When examining these fulltext databases, one important feature that should not be neglected is the "known-item retrieval" capability. A fulltext database should allow searching and retrieval of a known-item, that is, a specific article that a patron knows its title and/or author.

Ideally, the searching should be quick and straightforward, and the result matches the intended hit as closely as possible. A search result shouldn't need scrolling more than two screens. In another word, the search engine should give patrons explicit results whether the articles exist or not in the database as quick as possible.

The DOWQUEST in DJN/R is a negative example. Actually, the DOWQUEST's search engine is relative easy for subject search. It serves its purpose of finding "relevant articles" quickly and easily. But it is very difficult to search an article based on some known citation information which are non-subject related. The search inquiry is always treated as a statement in the "nature language" and the results are usually four screen long. Chances are that the article needed is not shown up on any of those screens.

4. Duplication

It should be noted that fulltext databases tend to cover popular publications, many of which may have been in your library's subscription already. It is possible to see a heavy usages of these titles in fulltext databases. But again, fulltext databases, no matter how complete they are and how conveniently they can be accessed, are not the same as the printed counterparts. The digitized version normally comes later than the printed version, except some newspapers in Lexis/Nexis. The digitized version can't be viewed without a computer. The printout from a fulltext database may not as readable as the original printed version. It is always hard to browse a fulltext database. Thus, a library can't afford to cut subscriptions to those popular titles and simply live with fulltext databases. It should be kept in mind that fulltext databases may serve some needs but not all needs. For archival purposes, however, a library may choose not to bind, store or order the microformed copy of some newspapers or industry newsletters.

On the other hand, it should be aware that there is always some duplications among several fulltext databases. Once a publisher makes its publication available in digitized format, it may lease the contents to more than one database vendor. For example, PC Magazine, Fortune, Business Weeks, etc., can be easily found in several fulltext databases mentioned above with the same contents. When evaluating those fulltext databases, we should discount the value of these duplicated publications.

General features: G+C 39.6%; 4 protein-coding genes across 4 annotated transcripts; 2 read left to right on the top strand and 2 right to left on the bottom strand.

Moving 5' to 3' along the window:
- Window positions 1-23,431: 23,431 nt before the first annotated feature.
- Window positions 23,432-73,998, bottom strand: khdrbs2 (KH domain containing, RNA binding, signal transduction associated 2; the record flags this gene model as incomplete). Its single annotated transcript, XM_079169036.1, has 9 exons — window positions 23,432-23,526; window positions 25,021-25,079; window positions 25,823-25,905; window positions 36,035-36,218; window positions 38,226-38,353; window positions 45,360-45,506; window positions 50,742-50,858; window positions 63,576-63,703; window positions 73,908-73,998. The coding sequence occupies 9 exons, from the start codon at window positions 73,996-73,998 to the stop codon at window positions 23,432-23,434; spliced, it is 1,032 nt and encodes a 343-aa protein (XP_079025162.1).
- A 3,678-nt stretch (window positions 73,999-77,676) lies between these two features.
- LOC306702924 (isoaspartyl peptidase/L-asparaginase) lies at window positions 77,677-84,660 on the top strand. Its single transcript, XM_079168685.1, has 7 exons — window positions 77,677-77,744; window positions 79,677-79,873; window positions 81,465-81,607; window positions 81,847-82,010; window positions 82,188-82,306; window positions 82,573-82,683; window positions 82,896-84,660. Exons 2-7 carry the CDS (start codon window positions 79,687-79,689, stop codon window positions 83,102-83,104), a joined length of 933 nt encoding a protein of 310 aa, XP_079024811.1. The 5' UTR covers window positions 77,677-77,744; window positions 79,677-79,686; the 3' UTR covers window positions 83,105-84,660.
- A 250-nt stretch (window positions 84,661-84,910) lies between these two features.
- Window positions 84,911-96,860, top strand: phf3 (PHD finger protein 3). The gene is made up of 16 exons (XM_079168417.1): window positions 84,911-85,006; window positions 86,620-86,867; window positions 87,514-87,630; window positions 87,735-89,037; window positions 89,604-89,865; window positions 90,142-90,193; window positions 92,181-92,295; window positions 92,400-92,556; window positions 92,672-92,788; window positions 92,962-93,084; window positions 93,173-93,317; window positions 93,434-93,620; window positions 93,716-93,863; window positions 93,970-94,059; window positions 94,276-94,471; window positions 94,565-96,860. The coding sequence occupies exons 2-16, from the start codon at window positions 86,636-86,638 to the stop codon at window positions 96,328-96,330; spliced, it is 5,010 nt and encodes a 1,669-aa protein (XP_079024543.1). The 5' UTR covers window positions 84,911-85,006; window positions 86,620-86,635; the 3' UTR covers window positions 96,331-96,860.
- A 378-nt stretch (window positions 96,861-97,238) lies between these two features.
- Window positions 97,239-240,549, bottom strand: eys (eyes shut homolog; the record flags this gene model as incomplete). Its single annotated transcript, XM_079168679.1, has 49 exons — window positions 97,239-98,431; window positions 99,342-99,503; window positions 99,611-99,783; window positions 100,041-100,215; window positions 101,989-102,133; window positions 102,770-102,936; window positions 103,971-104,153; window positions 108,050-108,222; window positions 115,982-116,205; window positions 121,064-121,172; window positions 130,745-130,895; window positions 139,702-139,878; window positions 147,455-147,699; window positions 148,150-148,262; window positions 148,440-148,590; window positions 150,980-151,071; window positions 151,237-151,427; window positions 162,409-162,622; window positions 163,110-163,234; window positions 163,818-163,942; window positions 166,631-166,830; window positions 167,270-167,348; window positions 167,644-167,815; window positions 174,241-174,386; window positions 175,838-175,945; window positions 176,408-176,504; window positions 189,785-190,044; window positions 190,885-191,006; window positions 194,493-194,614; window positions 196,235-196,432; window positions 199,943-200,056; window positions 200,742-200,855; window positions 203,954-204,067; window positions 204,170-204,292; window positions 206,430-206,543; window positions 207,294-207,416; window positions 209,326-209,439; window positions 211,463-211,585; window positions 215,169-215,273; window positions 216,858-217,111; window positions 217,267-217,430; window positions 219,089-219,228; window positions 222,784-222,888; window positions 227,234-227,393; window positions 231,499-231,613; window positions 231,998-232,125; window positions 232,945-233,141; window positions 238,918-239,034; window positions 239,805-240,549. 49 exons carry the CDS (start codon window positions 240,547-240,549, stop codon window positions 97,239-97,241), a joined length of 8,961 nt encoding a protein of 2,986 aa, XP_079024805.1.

5. Services

By introducing fulltext databases into library collection, we are gradually moving away from a collection-centered to a services-centered approach. Thus, the quality of services provided by database vendors are particular important to a successful use of fulltext databases.

For instance, can the vendor provide the fulltext databases in a long run? We know that the fulltext databases may partially replace some of archival collection. The problem is that we are not sure if the vendor can last as long as we are still in need of those databases. Even databases are still available, some publication titles may be dropped along the way. Far East Economic Reviews was considered as one of important journals we could get through BPO. But the title was dropped out of BPO in 1995.

Does the vendor have a reasonable license arrangement and price? For example, can we provide remote access to the database? Can we use the databases for a college wide need? Lexis/Nexis's educational license clearly states that the products can only be used for a curriculum related purpose. Using Lexis/Nexis materials for research, reference, and college administration is prohibited under our current contract.

Does the vendor provide a coverage list that reflects the contents of the database? Do they update the coverage list regularly and accurately? We have discussed this issue above.

III. Conclusion

Fulltext databases are a promising phenomenon. They bring in a new service dimension to libraries. From the viewpoint of the collection development, they are strengthening our collection while competing for limited resources. Based on my observation, it is clear that fulltext databases can not completely replace our conventional collection. However, they can be used to replace some piles of back issues of newspapers and newsletters. Beyond that, we still need to ask for more, better, and truly complete fulltext databases.

Copyright © 1996 Huijie Chen.
Submitted to CALA E-J on May 1, 1996.